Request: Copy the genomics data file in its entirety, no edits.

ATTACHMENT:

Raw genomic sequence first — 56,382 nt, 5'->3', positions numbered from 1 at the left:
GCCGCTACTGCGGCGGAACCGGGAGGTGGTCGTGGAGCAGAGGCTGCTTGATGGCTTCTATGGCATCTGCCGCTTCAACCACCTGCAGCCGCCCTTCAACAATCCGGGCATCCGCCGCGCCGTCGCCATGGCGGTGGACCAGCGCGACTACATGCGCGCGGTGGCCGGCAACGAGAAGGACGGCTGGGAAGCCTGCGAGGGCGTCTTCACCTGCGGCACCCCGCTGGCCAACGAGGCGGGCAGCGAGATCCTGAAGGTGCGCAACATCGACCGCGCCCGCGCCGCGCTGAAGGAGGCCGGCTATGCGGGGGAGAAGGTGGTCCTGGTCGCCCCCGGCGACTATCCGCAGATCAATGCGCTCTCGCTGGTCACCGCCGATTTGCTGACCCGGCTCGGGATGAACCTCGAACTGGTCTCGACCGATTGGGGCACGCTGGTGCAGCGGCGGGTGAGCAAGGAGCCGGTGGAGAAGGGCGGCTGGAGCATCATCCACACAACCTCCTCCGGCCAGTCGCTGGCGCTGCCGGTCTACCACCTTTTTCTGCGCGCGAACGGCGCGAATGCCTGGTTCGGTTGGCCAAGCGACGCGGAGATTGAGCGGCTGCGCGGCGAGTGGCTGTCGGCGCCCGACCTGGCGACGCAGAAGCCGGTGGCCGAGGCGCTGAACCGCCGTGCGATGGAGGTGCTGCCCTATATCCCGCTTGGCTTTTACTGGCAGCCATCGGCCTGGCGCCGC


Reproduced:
Raw genomic sequence first — 56,382 nt, 5'->3', positions numbered from 1 at the left:
GCCGCTACTGCGGCGGAACCGGGAGGTGGTCGTGGAGCAGAGGCTGCTTGATGGCTTCTATGGCATCTGCCGCTTCAACCACCTGCAGCCGCCCTTCAACAATCCGGGCATCCGCCGCGCCGTCGCCATGGCGGTGGACCAGCGCGACTACATGCGCGCGGTGGCCGGCAACGAGAAGGACGGCTGGGAAGCCTGCGAGGGCGTCTTCACCTGCGGCACCCCGCTGGCCAACGAGGCGGGCAGCGAGATCCTGAAGGTGCGCAACATCGACCGCGCCCGCGCCGCGCTGAAGGAGGCCGGCTATGCGGGGGAGAAGGTGGTCCTGGTCGCCCCCGGCGACTATCCGCAGATCAATGCGCTCTCGCTGGTCACCGCCGATTTGCTGACCCGGCTCGGGATGAACCTCGAACTGGTCTCGACCGATTGGGGCACGCTGGTGCAGCGGCGGGTGAGCAAGGAGCCGGTGGAGAAGGGCGGCTGGAGCATCATCCACACAACCTCCTCCGGCCAGTCGCTGGCGCTGCCGGTCTACCACCTTTTTCTGCGCGCGAACGGCGCGAATGCCTGGTTCGGTTGGCCAAGCGACGCGGAGATTGAGCGGCTGCGCGGCGAGTGGCTGTCGGCGCCCGACCTGGCGACGCAGAAGCCGGTGGCCGAGGCGCTGAACCGCCGTGCGATGGAGGTGCTGCCCTATATCCCGCTTGGCTTTTACTGGCAGCCATCGGCCTGGCGCCGC